Essays On Methods Of Demand And Production Function Estimation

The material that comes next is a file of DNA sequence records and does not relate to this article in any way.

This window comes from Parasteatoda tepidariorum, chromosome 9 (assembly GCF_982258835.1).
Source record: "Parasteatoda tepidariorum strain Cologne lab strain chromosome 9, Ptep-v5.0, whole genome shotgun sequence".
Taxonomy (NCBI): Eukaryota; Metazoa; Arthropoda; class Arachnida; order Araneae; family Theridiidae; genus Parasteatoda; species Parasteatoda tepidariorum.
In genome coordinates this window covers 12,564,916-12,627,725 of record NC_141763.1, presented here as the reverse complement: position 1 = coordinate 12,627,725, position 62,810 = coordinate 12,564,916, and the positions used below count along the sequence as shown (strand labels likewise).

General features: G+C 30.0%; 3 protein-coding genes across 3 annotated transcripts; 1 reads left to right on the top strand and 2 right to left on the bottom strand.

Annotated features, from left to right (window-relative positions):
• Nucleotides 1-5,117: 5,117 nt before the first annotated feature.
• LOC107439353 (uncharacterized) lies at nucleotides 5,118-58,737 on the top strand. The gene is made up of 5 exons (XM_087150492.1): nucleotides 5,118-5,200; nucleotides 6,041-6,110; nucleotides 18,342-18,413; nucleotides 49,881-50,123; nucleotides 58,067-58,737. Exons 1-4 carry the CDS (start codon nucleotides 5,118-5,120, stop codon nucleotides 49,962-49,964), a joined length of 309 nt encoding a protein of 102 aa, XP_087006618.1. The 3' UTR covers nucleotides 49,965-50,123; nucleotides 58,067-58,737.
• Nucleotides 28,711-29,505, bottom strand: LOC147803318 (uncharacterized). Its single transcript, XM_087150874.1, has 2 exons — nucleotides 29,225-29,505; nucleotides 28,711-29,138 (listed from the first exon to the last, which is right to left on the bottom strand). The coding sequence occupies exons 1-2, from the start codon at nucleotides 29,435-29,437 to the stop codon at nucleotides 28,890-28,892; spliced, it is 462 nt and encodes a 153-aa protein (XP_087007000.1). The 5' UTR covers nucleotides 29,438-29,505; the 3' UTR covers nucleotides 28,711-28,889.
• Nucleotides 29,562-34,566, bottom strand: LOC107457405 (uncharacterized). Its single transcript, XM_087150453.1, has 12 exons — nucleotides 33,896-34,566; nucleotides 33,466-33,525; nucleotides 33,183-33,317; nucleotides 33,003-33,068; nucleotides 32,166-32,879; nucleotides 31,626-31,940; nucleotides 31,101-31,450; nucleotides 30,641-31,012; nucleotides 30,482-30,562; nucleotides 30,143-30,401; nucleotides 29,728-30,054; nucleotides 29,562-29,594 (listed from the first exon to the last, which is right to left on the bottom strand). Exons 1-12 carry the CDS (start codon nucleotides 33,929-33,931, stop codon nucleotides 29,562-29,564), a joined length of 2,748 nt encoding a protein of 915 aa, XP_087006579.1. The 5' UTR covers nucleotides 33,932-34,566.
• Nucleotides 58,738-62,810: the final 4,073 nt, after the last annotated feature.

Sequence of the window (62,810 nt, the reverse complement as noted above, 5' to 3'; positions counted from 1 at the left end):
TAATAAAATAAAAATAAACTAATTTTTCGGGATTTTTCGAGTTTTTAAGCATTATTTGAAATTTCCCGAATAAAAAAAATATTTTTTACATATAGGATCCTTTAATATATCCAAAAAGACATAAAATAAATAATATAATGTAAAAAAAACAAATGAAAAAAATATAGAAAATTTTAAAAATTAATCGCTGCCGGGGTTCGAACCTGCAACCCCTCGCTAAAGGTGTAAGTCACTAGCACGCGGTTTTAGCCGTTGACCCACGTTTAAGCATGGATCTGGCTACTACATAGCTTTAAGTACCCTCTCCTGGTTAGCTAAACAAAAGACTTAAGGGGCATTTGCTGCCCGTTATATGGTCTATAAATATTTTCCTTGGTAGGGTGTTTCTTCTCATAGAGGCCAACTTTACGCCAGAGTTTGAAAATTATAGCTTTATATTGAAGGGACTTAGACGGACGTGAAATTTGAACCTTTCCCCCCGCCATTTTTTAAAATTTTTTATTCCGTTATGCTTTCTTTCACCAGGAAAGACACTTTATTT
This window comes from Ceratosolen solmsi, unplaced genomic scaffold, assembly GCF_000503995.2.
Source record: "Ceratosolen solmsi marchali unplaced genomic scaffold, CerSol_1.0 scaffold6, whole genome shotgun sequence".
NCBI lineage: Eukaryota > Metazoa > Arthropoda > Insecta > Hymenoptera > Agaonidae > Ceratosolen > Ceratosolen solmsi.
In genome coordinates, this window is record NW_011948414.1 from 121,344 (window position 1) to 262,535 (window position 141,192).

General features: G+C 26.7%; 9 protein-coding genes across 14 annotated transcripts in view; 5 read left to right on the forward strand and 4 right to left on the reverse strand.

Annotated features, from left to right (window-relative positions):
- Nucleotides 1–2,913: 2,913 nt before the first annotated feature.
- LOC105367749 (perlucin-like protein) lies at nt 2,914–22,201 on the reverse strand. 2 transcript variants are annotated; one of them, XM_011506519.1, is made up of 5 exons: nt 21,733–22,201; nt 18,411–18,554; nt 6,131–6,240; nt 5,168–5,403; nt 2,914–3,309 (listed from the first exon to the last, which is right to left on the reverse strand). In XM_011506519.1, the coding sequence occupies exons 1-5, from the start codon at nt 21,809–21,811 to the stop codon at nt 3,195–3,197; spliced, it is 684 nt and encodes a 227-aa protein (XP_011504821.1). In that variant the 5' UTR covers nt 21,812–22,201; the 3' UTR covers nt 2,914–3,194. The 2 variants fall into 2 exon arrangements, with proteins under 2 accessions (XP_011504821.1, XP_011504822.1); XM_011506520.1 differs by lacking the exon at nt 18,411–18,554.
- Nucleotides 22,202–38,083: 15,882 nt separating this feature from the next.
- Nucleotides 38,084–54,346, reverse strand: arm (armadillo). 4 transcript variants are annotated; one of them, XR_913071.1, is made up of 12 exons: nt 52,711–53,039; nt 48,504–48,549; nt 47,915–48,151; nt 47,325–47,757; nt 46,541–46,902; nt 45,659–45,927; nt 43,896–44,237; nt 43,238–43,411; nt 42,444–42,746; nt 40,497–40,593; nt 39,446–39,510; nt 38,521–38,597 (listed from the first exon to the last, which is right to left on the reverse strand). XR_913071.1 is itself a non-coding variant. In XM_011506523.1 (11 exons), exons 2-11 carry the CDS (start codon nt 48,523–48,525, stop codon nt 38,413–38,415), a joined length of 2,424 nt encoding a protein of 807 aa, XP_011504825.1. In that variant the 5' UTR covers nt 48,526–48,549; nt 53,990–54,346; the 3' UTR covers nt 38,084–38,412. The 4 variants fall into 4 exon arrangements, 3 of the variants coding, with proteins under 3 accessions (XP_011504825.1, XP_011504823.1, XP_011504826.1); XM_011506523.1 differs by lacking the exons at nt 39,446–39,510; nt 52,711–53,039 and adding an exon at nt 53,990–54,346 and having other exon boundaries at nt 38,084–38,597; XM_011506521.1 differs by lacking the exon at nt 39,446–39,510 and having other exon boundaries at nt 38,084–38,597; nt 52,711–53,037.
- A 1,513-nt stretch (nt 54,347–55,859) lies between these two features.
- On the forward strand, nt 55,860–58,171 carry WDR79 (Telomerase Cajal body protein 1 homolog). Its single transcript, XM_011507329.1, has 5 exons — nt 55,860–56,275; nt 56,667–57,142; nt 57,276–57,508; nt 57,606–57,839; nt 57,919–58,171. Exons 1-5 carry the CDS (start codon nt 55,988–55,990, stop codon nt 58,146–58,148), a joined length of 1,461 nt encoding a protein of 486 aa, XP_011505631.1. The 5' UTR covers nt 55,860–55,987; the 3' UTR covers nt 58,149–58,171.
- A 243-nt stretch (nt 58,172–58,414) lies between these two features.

Estimating consumer demand is fundamental to analyzing pricing decisions, welfare gains from new products, and changes in market structure. The first two chapters of this dissertation analyze econometric methods that allow researchers to estimate richer distributions of heterogeneity, and therefore more flexible demand models.The first chapter compares several newly developed methods for estimating individual heterogeneity by Monte Carlo simulations. I use them to estimate a simplified mixed logit model without price endogeneity. I find the method from Malone et al. (2019) achieves good performances with a significantly lower computational cost, and the method from Cheng et al. (2019) is well-suited for scenarios with sparse type interactions. I provide some recommendations on how an empirical researcher could use these methods in practice. The second chapter extends the first chapter by adapting the fixed-grid likelihood method (from Malone et al. 2019, henceforth FG) and a clustering method (from Cheng et al. 2019, henceforth CSS) to the full mixed logit model with price endogeneity and unobserved consumer demographics. I compare FG, CSS, and a conventional parametric MLE procedure using real panel data. I compare their predictions on welfare estimates in three hypothetical scenarios: a new product, a merger, and a divestiture. I find that the parametric approach distorts the welfare predictions. The third chapter estimates how weather affects Chinese manufacturers' productivity during 1998-2007 and predicts how climate change would affect their productivity by 2040-2042. We use Abito (2020)’s production function estimation method, allowing firm-specific fixed effects in productivity. We find most industries in our sample exhibit persistent differences in firm-level productivity, and that weather significantly affects a firm’s productivity. We use the estimated effects to predict the mean productivity level in 2040-2042 for each firm. Comparing to the firms’ historical mean productivity levels, we find the productivity will be lowered by about -4% by 2040-2042 on average across firms. We also find several industries where Ackerberg et al. (2015)’s productivity estimates induce significantly biased climate predictions. These industries amount to a large portion of the real value-added output, and are where the productivity heterogeneity is the largest and most persistent.